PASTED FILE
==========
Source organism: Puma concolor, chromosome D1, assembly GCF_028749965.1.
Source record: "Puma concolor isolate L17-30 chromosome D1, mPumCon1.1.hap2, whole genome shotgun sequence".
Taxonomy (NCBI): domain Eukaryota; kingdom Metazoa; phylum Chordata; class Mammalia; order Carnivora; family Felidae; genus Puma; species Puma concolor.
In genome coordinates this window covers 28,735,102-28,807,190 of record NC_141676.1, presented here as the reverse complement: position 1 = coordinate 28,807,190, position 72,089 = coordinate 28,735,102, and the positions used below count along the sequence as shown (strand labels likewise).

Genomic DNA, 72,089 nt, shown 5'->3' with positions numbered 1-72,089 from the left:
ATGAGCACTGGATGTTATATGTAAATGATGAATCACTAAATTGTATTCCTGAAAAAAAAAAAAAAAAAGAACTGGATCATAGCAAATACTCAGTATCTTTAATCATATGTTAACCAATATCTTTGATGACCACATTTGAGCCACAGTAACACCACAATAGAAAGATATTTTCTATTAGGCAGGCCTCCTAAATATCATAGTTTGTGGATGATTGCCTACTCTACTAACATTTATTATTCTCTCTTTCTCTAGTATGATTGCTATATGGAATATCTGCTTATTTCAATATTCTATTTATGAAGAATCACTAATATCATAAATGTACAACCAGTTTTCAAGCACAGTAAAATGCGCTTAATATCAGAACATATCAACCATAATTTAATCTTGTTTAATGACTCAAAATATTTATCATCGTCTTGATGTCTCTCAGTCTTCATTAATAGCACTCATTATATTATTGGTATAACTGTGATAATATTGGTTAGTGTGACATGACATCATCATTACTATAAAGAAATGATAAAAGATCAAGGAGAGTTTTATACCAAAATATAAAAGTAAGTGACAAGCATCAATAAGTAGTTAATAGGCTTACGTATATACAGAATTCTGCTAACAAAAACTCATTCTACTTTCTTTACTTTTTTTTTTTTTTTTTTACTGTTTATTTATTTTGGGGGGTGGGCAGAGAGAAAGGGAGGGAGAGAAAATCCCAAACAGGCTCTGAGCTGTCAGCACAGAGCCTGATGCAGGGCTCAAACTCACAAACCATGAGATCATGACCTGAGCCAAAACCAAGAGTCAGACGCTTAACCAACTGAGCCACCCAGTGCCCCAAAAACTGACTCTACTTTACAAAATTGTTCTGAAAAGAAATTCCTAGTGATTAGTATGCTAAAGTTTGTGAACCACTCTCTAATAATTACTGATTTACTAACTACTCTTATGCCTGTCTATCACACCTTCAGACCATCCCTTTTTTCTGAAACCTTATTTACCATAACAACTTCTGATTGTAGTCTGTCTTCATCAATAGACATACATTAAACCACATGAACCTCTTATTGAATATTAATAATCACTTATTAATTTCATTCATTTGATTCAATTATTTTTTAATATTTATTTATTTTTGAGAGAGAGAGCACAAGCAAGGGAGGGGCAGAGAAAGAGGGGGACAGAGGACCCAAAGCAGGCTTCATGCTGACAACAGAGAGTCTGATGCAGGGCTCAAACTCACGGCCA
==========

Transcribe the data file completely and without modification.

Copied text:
Source organism: Puma concolor, chromosome D1, assembly GCF_028749965.1.
Source record: "Puma concolor isolate L17-30 chromosome D1, mPumCon1.1.hap2, whole genome shotgun sequence".
Taxonomy (NCBI): domain Eukaryota; kingdom Metazoa; phylum Chordata; class Mammalia; order Carnivora; family Felidae; genus Puma; species Puma concolor.
In genome coordinates this window covers 28,735,102-28,807,190 of record NC_141676.1, presented here as the reverse complement: position 1 = coordinate 28,807,190, position 72,089 = coordinate 28,735,102, and the positions used below count along the sequence as shown (strand labels likewise).

Genomic DNA, 72,089 nt, shown 5'->3' with positions numbered 1-72,089 from the left:
ATGAGCACTGGATGTTATATGTAAATGATGAATCACTAAATTGTATTCCTGAAAAAAAAAAAAAAAAAGAACTGGATCATAGCAAATACTCAGTATCTTTAATCATATGTTAACCAATATCTTTGATGACCACATTTGAGCCACAGTAACACCACAATAGAAAGATATTTTCTATTAGGCAGGCCTCCTAAATATCATAGTTTGTGGATGATTGCCTACTCTACTAACATTTATTATTCTCTCTTTCTCTAGTATGATTGCTATATGGAATATCTGCTTATTTCAATATTCTATTTATGAAGAATCACTAATATCATAAATGTACAACCAGTTTTCAAGCACAGTAAAATGCGCTTAATATCAGAACATATCAACCATAATTTAATCTTGTTTAATGACTCAAAATATTTATCATCGTCTTGATGTCTCTCAGTCTTCATTAATAGCACTCATTATATTATTGGTATAACTGTGATAATATTGGTTAGTGTGACATGACATCATCATTACTATAAAGAAATGATAAAAGATCAAGGAGAGTTTTATACCAAAATATAAAAGTAAGTGACAAGCATCAATAAGTAGTTAATAGGCTTACGTATATACAGAATTCTGCTAACAAAAACTCATTCTACTTTCTTTACTTTTTTTTTTTTTTTTTTACTGTTTATTTATTTTGGGGGGTGGGCAGAGAGAAAGGGAGGGAGAGAAAATCCCAAACAGGCTCTGAGCTGTCAGCACAGAGCCTGATGCAGGGCTCAAACTCACAAACCATGAGATCATGACCTGAGCCAAAACCAAGAGTCAGACGCTTAACCAACTGAGCCACCCAGTGCCCCAAAAACTGACTCTACTTTACAAAATTGTTCTGAAAAGAAATTCCTAGTGATTAGTATGCTAAAGTTTGTGAACCACTCTCTAATAATTACTGATTTACTAACTACTCTTATGCCTGTCTATCACACCTTCAGACCATCCCTTTTTTCTGAAACCTTATTTACCATAACAACTTCTGATTGTAGTCTGTCTTCATCAATAGACATACATTAAACCACATGAACCTCTTATTGAATATTAATAATCACTTATTAATTTCATTCATTTGATTCAATTATTTTTTAATATTTATTTATTTTTGAGAGAGAGAGCACAAGCAAGGGAGGGGCAGAGAAAGAGGGGGACAGAGGACCCAAAGCAGGCTTCATGCTGACAACAGAGAGTCTGATGCAGGGCTCAAACTCACGGCCA